Earlier this week I was talking to some friends before a meeting. One friend who has a reputation for being blunt looked at me and said, “You’ve gained weight!” He hadn’t seen me in a couple of months, and I guess he felt the need to let me know I’d packed on a few extra pounds.
I was surprised and slightly annoyed at his observation, but he was right. I have gained some weight this winter. It is mostly the result of a hiatus from running to recover from an injury, and now that I’m slowly working my way back to running, I think those few pounds will come off.
Still, I messed up. When I wasn’t running this winter, I could have exercised in different ways. Or, I could have been more careful about my nutrition, cutting back on eating things that aren’t good for me. But I didn’t do either. Fortunately, I have a friend who cares about me enough to speak the truth to me. He didn’t speak from a position of criticism or ridicule, but of concern for my well-being. I could respond defensively and dismissively, but I won’t. I have heard the truth, loud and clear. It’s time to re-commit to good nutrition and exercise.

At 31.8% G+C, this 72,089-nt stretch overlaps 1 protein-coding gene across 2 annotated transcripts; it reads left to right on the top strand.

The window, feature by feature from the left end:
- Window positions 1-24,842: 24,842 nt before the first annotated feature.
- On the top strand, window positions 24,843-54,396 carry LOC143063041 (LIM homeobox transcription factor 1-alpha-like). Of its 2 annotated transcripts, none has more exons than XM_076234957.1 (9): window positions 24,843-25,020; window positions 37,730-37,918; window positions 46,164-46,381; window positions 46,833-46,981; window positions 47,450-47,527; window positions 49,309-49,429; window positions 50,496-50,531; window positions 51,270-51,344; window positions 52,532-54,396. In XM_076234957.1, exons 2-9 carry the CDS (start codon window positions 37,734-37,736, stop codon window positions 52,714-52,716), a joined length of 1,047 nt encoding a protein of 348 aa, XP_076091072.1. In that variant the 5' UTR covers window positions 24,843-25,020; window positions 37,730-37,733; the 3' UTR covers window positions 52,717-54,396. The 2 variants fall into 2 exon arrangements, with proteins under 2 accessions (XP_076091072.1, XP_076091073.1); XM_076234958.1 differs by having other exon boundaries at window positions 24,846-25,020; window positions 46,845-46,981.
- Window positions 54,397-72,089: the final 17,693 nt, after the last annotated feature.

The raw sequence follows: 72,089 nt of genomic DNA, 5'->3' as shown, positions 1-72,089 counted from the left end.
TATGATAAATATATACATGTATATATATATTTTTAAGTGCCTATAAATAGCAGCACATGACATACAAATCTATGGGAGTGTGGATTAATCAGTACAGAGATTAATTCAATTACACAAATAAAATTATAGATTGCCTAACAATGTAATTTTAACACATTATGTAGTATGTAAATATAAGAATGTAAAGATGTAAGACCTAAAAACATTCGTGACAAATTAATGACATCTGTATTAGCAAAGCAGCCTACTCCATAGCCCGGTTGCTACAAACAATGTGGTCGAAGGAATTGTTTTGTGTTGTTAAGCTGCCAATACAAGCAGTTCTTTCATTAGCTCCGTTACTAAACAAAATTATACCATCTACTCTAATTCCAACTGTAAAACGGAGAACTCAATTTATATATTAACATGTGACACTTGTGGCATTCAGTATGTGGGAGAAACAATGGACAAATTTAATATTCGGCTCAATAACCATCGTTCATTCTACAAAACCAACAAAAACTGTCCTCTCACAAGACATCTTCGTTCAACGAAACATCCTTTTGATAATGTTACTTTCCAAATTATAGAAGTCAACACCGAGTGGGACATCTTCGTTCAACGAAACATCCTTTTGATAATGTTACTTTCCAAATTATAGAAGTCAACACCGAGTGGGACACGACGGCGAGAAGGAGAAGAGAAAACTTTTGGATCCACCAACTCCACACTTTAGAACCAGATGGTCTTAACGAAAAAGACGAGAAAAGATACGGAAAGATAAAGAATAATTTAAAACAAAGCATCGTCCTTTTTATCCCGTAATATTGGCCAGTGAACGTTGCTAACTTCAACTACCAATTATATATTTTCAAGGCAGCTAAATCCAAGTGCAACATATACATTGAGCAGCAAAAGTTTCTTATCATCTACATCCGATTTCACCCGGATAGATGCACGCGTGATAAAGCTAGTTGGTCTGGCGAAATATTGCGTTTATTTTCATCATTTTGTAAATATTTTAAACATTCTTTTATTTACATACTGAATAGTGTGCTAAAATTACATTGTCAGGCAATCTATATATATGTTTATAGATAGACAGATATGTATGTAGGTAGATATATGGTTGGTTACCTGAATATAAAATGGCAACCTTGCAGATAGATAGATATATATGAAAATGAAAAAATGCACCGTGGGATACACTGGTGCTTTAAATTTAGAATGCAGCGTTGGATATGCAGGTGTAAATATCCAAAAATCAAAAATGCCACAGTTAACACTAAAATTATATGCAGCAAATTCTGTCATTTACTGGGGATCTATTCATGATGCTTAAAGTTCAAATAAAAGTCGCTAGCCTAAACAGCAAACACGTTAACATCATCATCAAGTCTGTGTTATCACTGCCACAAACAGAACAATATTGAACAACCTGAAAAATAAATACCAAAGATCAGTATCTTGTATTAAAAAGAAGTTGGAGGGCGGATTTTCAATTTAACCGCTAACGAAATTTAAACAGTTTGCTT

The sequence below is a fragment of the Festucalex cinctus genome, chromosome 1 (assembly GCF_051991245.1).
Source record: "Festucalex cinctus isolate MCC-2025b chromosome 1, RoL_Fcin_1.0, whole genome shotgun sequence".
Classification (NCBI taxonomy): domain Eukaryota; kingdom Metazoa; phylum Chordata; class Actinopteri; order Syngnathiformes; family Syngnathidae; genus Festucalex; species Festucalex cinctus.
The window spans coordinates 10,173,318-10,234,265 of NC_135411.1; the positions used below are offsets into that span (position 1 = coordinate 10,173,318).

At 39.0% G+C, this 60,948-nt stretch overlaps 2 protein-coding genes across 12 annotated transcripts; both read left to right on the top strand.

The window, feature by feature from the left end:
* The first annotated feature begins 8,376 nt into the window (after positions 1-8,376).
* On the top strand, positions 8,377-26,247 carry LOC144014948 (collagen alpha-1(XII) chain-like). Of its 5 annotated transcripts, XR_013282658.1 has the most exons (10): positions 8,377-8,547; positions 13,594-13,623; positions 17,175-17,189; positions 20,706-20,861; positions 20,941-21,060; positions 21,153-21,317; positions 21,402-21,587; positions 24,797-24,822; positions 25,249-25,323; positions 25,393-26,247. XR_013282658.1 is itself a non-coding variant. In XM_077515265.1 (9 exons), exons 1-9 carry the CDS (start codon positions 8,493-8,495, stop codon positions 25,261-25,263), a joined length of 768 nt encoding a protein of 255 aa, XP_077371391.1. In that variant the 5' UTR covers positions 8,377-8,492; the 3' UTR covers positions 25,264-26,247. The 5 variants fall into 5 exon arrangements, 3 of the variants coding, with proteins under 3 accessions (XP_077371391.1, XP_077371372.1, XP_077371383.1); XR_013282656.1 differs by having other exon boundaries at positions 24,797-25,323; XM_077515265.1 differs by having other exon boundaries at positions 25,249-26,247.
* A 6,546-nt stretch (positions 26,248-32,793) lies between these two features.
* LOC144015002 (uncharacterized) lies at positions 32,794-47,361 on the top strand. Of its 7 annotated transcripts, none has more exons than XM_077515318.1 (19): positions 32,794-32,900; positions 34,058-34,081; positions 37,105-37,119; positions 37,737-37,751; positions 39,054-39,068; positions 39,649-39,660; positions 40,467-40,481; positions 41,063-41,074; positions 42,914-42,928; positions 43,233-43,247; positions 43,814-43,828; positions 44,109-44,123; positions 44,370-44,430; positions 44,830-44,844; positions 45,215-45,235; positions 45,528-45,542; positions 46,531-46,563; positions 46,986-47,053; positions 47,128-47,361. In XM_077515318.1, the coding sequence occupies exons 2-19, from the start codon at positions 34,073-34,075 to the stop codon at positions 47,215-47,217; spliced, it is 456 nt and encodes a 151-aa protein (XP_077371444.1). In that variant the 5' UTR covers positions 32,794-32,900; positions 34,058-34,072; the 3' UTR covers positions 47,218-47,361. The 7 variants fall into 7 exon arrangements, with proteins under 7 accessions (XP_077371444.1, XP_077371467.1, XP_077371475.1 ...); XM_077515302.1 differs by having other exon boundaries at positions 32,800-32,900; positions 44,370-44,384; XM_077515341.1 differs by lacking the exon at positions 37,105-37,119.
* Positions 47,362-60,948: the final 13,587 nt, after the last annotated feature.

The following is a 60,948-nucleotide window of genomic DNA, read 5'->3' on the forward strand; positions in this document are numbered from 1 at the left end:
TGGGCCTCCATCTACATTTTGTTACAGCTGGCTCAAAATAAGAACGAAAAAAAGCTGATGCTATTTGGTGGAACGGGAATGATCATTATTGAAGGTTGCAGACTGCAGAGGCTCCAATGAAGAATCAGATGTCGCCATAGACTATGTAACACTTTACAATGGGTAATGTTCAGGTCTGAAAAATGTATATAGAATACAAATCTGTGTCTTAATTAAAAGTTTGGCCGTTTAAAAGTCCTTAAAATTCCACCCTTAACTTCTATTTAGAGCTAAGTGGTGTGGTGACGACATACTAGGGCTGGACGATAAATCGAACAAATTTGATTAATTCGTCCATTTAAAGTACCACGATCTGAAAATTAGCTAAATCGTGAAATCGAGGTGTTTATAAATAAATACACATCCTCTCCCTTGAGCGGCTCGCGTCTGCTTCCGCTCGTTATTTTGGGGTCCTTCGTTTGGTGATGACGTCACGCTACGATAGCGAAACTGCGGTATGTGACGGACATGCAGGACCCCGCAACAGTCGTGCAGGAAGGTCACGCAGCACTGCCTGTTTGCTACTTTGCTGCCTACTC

Last month, my father missed his flight coming home from a church mission trip. As a result, I was forced to stay up late, pick him up around midnight, and bring him back to my house. Since he was tired, I let him sleep in the next morning. Later that morning, I drove him to my sister’s house in Dormont so he could babysit along with my mother, who was already there.
The whole thing was an inconvenience. It upset my sleep rhythm for a whole week, and it kept me out of the office on a Monday morning – usually my most productive office time. But I did it anyway, remembering all the times as a child when my working parents graciously rearranged their schedule for my needs. Now it was time to return the favor.
Interruptions can be a pain. But this time, I recognized the opportunity it provided. I wasn’t expecting to see my dad at all that weekend. Instead, we spent almost 2 hours in the car, as well as a relaxing morning at home, engaging in good conversation. That time of connecting wouldn’t have happened without his interrupted travel and my interrupted schedule.
During Lent, my small group read a devotion called “Interruptions” by Jacob Armstrong. It has taught us to see interruptions as opportunities to encounter God or to share God’s love. Jesus was often interrupted, and he often interrupted others.
Interruptions are places where God can speak to us and provide lessons for us. Or they can be places where we become frustrated, annoyed, or anxious. It’s up to you: how will you handle the interruptions in your life today?